Anxiety is defined as a persistent state of alertness. Heightened alertness is a good thing when there’s danger but some people get trapped in a continual state of alertness even when they’re not in any peril. You could find yourself filled with feelings of dread while doing daily tasks. Your day-to-day life becomes an emotional struggle, and everything seems more daunting than it should.
For others, anxiety can take more than an emotional toll – the symptoms could become physical. Dizziness, insomnia, nausea, and heart palpitations are a few of the physical symptoms. Some people begin to feel an increasing sense of anxiety as their hearing worsens while others battle against some levels of anxiety all their lives.
Unlike some aging challenges which appear suddenly, hearing loss tends to creep up on you until one day your hearing specialist tells you that you need a hearing aid. This shouldn’t be any different from finding out you need glasses, but hearing loss can cause anxiety that doesn’t occur with deteriorating vision for many individuals. It can occur even if you’ve never suffered from serious anxiety before. Hearing impairment can make it even worse for individuals who already suffer from depression or anxiety.
Hearing loss creates new worries: How much did you say that cost? What if I say ‘huh?’ too many times? If I keep asking people to repeat themselves, will they start to get annoyed with me? Will people stop calling me? When daily tasks become stressful, anxiety intensifies and this is a normal reaction. If you’ve stopped invitations to dinner or bigger gatherings, you might want to think about why. If you’re honest with yourself, you might be turning down invites as a way to escape the anxiety of straining to keep up with conversations. This reaction will ultimately produce even more anxiety as you cope with the repercussions of self isolation.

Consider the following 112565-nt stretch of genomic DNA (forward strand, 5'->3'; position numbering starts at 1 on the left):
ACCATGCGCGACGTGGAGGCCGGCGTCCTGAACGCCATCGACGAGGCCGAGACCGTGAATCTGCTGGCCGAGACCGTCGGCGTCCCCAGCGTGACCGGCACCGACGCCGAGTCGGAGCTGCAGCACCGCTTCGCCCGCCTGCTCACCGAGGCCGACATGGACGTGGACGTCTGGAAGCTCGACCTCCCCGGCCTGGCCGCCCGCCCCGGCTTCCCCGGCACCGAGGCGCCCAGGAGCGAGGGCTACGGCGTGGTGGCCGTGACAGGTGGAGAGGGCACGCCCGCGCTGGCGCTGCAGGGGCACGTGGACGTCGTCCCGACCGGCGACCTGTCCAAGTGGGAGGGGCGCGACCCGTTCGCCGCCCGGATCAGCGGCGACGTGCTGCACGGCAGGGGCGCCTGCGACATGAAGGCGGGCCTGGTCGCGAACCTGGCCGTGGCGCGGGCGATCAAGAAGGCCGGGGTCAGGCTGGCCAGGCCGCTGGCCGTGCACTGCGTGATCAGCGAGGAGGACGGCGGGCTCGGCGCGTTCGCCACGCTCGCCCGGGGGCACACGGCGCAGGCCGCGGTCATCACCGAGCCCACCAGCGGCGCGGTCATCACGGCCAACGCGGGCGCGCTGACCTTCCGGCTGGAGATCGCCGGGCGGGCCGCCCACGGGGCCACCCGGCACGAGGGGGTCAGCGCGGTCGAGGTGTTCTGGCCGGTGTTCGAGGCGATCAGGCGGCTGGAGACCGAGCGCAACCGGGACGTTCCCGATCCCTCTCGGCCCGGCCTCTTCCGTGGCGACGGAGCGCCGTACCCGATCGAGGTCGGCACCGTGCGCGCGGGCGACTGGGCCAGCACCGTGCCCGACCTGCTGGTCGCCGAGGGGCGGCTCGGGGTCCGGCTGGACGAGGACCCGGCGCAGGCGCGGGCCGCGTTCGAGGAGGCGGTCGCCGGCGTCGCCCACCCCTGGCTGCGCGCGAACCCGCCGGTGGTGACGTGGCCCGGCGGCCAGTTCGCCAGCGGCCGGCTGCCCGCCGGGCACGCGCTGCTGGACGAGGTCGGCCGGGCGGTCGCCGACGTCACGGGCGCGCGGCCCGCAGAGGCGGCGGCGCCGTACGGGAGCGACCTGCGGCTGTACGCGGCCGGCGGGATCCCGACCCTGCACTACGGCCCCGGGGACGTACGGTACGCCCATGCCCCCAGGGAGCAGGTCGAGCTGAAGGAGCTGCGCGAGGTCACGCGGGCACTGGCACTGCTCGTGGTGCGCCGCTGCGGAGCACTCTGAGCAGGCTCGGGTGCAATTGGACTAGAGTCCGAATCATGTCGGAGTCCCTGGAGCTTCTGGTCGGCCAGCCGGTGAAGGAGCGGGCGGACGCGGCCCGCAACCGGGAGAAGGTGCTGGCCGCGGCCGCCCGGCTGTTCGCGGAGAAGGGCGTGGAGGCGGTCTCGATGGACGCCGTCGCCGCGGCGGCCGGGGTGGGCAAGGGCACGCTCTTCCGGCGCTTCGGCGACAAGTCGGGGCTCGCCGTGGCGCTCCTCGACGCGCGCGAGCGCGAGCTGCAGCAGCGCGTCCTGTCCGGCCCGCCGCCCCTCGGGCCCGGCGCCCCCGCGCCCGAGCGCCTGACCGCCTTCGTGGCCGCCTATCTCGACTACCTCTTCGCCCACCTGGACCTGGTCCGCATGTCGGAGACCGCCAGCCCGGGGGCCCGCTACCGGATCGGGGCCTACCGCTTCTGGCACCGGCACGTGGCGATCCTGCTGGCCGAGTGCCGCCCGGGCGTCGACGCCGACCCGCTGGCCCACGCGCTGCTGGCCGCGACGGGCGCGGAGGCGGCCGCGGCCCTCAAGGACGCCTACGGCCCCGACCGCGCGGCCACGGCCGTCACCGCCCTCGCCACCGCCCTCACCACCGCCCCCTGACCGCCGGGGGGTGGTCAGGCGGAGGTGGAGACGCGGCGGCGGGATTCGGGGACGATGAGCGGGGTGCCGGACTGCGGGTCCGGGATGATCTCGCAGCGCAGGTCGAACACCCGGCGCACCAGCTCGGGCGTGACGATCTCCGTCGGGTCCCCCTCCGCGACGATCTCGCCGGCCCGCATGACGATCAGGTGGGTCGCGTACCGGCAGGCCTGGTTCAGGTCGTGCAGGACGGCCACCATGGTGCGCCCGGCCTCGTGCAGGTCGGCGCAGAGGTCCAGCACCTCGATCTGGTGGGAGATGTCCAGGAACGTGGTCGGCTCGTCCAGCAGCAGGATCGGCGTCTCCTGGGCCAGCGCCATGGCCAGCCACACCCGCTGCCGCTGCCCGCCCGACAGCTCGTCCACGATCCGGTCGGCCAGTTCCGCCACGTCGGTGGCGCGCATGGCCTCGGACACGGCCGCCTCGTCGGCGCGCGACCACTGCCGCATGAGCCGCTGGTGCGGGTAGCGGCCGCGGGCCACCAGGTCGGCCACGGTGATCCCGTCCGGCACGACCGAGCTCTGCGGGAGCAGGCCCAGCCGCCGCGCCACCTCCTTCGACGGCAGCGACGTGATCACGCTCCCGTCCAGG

Am I Alone?
You aren’t the only person feeling like this. It’s increasingly common for people to be dealing with anxiety. Around 18% of the population struggles with an anxiety condition. Recent research shows hearing loss raises the likelihood of being diagnosed with anxiety, especially when neglected. The correlation may go the other way also. Some research has shown that anxiety increases your chances of developing hearing loss. Considering how manageable anxiety and hearing loss are, it’s a shame so many people continue to suffer from both unnecessarily.
Options For Treatment
If your anxiety is a result of hearing loss you should come in to be fitted for a hearing aid. Don’t procrastinate and if you find that your hearing has abruptly changed, come in as soon as you can. Hearing aids minimize embarrassment in social situations by preventing miscommunication which reduces anxiety.
At first your anxiety could increase a little due to the learning curve that comes with hearing aids. It can take weeks to learn the ins and outs of hearing aids and adjust to using them. So if you struggle a little at first, be patient and try not to get discouraged. If you’re still having problems with anxiety after you’ve had your hearing aids for a while, it’s time to call your doctor. Your doctor can recommend one or more of the many methods to manage anxiety such as increased exercise or a lifestyle change.